The loss of a loved one can drastically affect your ability to get a good night’s sleep. Whether it interferes with your ability to get good quality sleep, stay asleep, or even fall asleep at all, it is true that the loss of a loved one can turn even the most rigidly-scheduled people into temporary insomniacs for months at a time. However, in order for you to grieve properly and begin to heal, it is important that you provide your mind and body with the necessary amount of sleep. Here are some techniques you can use to help yourself fall asleep more quickly in spite of your grief.
The effects of the loss of a spouse
Losing a spouse is a dreadful blow and can cause significant health effects. Whether you were together for decades or months, it can negatively affect your mental wellness, physical abilities, and even things as seemingly unconnected as your productivity at work. Our bodies require a certain amount of balance in order to function properly. The loss of a loved one disrupts that balance, sending all of our regular habits and systems out of sync. Sleep is one of the major routines that can be disrupted by the loss of a loved one. Some people may find themselves sleeping hours more than usual; others may not be able to get to sleep at all; and some may find that the sleep they do manage to get is restless and ineffectual.
If you have lost your sense of balance, you may be able to find significant benefits in an online bereavement program. Online support groups can help you deal with your emotions in a healthy way, twenty-four hours a day. While some people also find help through in-person support groups, online programs are always available, with resources and information to help you calm your mind to be able to sleep through the night.
Change your habits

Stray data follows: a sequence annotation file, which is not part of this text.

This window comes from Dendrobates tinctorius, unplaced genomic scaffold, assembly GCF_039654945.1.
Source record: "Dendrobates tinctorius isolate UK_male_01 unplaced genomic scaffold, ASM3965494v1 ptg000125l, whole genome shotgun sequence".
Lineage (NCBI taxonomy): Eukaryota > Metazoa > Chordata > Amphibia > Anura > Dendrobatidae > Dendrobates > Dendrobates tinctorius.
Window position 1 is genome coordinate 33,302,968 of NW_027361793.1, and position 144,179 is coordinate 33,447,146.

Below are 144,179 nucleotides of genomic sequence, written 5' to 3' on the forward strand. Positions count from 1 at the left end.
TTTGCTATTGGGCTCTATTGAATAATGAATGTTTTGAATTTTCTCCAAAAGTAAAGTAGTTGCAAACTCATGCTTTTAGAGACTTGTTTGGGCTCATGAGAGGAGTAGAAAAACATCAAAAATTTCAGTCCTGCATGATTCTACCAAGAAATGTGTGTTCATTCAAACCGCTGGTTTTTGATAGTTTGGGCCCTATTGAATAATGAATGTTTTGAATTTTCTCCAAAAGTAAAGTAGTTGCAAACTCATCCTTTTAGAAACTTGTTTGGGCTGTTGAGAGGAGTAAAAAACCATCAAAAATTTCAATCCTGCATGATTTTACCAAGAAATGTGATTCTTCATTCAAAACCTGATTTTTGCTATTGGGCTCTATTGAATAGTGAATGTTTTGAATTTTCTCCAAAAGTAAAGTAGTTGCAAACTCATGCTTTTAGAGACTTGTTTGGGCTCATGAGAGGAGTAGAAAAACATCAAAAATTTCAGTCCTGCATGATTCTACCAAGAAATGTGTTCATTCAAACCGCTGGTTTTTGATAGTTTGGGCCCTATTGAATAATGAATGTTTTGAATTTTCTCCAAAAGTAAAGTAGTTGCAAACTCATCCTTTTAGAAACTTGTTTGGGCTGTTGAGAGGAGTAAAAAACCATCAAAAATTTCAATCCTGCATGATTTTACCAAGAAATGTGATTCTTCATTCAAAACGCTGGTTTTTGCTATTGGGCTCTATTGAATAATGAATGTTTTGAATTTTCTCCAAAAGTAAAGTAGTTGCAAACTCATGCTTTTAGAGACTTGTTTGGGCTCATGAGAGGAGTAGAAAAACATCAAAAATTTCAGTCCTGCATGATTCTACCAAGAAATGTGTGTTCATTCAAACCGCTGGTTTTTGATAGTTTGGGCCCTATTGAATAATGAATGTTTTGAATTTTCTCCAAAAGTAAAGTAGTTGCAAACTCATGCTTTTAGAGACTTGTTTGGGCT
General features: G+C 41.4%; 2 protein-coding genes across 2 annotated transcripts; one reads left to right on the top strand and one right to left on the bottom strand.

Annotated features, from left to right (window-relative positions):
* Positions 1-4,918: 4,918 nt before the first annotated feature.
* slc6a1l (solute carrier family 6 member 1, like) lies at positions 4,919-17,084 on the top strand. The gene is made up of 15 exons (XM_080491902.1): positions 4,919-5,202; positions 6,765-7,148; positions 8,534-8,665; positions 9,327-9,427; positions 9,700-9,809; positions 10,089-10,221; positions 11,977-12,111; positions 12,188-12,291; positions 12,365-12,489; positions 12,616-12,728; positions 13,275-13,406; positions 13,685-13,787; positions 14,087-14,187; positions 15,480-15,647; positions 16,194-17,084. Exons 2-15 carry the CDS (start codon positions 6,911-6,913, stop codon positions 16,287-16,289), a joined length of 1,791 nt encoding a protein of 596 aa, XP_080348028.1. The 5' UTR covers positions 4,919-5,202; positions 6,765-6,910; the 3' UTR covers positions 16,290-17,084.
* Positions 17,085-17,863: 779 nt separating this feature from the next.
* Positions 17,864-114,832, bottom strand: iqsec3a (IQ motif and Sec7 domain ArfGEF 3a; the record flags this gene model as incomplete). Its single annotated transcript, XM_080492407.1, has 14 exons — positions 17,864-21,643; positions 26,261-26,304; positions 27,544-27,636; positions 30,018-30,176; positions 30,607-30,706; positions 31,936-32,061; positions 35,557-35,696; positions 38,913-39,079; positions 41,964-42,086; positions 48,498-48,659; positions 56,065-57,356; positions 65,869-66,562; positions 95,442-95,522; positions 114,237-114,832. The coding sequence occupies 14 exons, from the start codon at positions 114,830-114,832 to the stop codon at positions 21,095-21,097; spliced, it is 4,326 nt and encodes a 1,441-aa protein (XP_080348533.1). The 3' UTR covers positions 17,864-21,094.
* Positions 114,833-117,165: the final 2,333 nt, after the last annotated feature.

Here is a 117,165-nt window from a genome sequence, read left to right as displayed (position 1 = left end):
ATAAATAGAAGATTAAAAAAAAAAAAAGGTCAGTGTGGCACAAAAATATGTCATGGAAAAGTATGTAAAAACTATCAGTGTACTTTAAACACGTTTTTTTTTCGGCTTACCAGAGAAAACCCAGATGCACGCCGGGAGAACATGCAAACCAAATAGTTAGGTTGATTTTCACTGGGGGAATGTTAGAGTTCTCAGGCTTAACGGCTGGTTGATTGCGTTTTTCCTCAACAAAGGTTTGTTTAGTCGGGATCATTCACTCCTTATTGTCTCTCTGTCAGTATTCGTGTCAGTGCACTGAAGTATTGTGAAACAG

You can increase your odds of being able to successfully fall asleep by refraining from several pre-bedtime habits. Drinking caffeinated drinks any later than noon can affect your ability to sleep. Try to avoid foods with trace amounts of caffeine as well, like chocolate. While alcohol may make you feel sleepier, it actually impairs your quality of sleep, so avoid it before hitting the hay. Keep your stomach happy at night by staying away from citrus fruits and large, fatty, and sugary dishes before bed. Keep electronic devices out of your bedroom an hour or two before bed to avoid the negative effects of the blue light they emit. Finally, your mattress may be adversely affecting your ability to sleep if it isn’t the right type for your sleeping style, and note that people in different stages of life should use different types of mattress to get the best possible sleep.
Establish a regular sleep pattern
In order to get better sleep, you need to establish a regular pattern for it. The body is much more likely to fall asleep at a healthy time if its biological clock is properly set. This can be tricky, but you can make it easier by setting a daily sleep schedule detailing when you need to begin preparing to get into bed, when you should start trying to fall asleep, and when you should wake up in the morning. This sense of regularity can help you begin to re-establish the balance you lack. You can make it easier to fall asleep at your scheduled time by exercising earlier in the day. In addition to the many physical benefits exercise provides, it increases your body’s need for rest at night.
After losing a loved one, it can be difficult to get the rest you need. However, a regular schedule and better bedtime habits can help you fall asleep and wake up feeling rested.
This post was contributed to Memoleaves by Sara Bailey, who, after losing her husband Greg, created TheWidow.net to support her fellow widows and widowers. She is also the author of the upcoming book Hope and Help After Loss: A Guide For Newly Widowed Parents.